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NBAA2012 Dedicated to Legacy of Neil Armstrong
October 30, 2012
Cutting the ribbon to officially open NBAA’s 65th Annual Meeting & Convention (NBAA2012) at today's Opening General Session, Association President and CEO Ed Bolen dedicated this year’s show to “the legacy of American hero Neil Armstrong.”
“Neil Armstrong was a very humble giant. He never sought the spotlight,” said Bolen, “but when responsibility called, when challenges arose, Neil Armstrong always stepped forward. That was true for our country and it’s certainly been true for our industry.”
When Washington policymakers were vilifying business aviation in the wake of the 2008 auto bailout, Armstrong joined the No Plane No Gain campaign sponsored by NBAA and the General Aviation Manufacturers Association (GAMA) to help raise awareness of this essential industry.
It was a personal decision for Armstrong. In addition to serving as a NASA astronaut, he piloted more than 200 different aircraft, was an aerospace engineer and university professor, and set five world records in business jets as a business aviation pilot.
As Bolen said, Armstrong decided to “step forward and make a positive and very powerful statement about an industry [he] loved.” Armstrong appeared in No Plane No Gain ads alongside golf legend Arnold Palmer and businessman Warren Buffett.
During the tribute, Bolen welcomed back to the Convention stage four legendary aviators who stood alongside Armstrong at NBAA2010: Palmer, fellow astronaut Gene Cernan, charter founder and aerial photographer Clay Lacy and former Cessna CEO Russ Meyer. At NBAA’s 2010 Convention, all five were presented with the FAA Master Pilot Award, and Bolen said it was fitting to have them together again as this year’s show was dedicated to Armstrong.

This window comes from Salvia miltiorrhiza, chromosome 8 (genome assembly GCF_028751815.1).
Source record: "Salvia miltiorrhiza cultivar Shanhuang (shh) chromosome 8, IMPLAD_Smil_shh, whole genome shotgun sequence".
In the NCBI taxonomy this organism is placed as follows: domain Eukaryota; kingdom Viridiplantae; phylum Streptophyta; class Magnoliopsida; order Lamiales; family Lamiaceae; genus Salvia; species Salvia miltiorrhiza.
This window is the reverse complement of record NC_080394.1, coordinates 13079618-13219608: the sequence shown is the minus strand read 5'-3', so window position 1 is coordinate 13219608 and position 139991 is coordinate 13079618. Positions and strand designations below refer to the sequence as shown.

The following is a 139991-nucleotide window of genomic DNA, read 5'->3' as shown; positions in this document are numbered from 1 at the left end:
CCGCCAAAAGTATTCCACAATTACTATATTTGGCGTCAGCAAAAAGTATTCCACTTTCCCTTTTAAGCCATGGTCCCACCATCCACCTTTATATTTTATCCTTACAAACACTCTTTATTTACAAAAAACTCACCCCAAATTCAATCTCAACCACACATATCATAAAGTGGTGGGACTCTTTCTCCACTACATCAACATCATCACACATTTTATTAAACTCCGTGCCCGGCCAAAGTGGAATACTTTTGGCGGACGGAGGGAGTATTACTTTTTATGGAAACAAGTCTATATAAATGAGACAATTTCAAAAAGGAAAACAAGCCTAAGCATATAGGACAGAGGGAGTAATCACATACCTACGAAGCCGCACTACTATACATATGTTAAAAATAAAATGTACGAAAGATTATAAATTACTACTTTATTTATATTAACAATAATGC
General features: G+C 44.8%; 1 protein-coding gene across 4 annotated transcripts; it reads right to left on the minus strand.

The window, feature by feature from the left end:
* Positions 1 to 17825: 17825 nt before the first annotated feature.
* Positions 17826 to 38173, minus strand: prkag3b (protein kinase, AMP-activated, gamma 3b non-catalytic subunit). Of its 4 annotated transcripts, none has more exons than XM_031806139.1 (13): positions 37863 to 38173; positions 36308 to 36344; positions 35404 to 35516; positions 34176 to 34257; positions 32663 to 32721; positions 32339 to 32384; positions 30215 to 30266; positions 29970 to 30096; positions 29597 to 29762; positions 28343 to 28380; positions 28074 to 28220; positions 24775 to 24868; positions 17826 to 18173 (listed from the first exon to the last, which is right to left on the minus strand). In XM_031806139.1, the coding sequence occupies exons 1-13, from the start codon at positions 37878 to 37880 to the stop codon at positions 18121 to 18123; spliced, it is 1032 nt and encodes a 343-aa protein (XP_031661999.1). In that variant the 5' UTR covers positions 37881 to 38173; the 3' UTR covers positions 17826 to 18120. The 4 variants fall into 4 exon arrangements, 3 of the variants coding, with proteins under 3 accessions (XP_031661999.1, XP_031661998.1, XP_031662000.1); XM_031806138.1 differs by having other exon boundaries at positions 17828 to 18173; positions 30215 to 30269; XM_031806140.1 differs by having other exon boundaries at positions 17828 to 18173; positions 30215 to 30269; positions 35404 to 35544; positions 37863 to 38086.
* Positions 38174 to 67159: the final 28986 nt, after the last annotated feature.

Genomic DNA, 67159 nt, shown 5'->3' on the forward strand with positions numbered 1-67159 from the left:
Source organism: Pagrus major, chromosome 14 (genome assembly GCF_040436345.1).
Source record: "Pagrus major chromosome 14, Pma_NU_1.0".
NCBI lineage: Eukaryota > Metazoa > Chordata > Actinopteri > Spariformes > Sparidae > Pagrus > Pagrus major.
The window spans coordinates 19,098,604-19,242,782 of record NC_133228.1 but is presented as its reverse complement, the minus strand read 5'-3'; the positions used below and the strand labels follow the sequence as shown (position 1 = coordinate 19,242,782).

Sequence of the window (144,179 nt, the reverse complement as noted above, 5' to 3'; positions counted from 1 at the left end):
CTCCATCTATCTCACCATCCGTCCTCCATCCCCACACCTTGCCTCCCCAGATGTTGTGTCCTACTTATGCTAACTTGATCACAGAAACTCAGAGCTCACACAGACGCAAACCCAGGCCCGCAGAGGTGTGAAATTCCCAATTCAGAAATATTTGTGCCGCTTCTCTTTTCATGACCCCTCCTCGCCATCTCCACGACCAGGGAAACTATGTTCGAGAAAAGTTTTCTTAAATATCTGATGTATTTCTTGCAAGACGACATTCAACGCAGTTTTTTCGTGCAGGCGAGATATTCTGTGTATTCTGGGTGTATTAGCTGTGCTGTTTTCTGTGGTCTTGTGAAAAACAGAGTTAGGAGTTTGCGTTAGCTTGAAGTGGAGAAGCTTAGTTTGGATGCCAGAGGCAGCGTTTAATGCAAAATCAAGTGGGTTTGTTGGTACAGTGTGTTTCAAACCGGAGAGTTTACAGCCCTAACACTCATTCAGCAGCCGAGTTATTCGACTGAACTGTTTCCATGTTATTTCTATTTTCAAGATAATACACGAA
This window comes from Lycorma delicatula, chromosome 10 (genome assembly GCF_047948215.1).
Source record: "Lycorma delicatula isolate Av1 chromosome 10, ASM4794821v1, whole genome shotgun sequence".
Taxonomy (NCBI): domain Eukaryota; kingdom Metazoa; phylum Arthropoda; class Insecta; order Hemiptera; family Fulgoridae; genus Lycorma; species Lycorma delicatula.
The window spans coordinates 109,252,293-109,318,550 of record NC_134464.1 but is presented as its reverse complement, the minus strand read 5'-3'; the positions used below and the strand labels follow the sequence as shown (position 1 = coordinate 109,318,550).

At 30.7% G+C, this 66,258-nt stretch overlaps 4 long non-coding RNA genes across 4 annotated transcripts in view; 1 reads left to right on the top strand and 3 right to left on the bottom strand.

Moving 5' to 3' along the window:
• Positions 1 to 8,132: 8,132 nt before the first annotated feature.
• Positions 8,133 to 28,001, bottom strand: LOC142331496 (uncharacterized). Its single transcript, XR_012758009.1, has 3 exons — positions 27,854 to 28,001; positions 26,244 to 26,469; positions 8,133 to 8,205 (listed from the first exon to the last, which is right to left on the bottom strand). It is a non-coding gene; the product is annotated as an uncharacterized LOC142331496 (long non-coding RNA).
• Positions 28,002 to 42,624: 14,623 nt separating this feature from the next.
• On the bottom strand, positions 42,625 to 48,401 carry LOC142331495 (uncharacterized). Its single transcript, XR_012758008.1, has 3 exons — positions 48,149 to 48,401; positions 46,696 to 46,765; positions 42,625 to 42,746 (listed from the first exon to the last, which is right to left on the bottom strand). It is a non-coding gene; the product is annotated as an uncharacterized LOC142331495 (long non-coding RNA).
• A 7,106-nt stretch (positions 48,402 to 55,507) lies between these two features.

Industry’s Economic Importance Underscored by Business and Government Leaders
Following the dedication to Armstrong, Bolen introduced two members of Congress who have been steadfast champions of business aviation, Rep. John Mica (R-7-FL), the chairman of the House Transportation and Infrastructure Committee, and Sen. Jerry Moran (R-KS), a member of the Senate GA Caucus.
Mica lamented that more of his colleagues “don’t understand business aviation is one of the great engines of our economy and of a free enterprise system.” Both legislators cited the importance of passing a Federal Aviation Administration reauthorization bill that supported NextGen and imposed no user fees on general aviation, as well as maintaining accelerated depreciation and ensuring that environmental and security regulations are sensible.
Emphasizing how business aviation helped rural communities connect to the global economy, Moran said, “If you want a future for your community in rural America, you have to have access to an airplane and an airport.”
Two business leaders, Forbes publisher Rich Karlgaard and electronics pioneer Bill Crutchfield, also spoke about the importance of business aviation to the economy.
For instance, in talking about the No Plane No Gain campaign, Crutchfield said that for him, “gain” means creating more than 5,000 jobs in a rural Virginia town – something he would not have been able to do without his company's King Air.
Following their remarks, Bolen presented the Al Ueltschi Award for Humanitarian leadership to FedEx Chairman, President and CEO Fred Smith for his company’s work on behalf of ORBIS, the flying eye hospital established by Ueltschi.
For more information about the Opening General Session participants, review past press releases: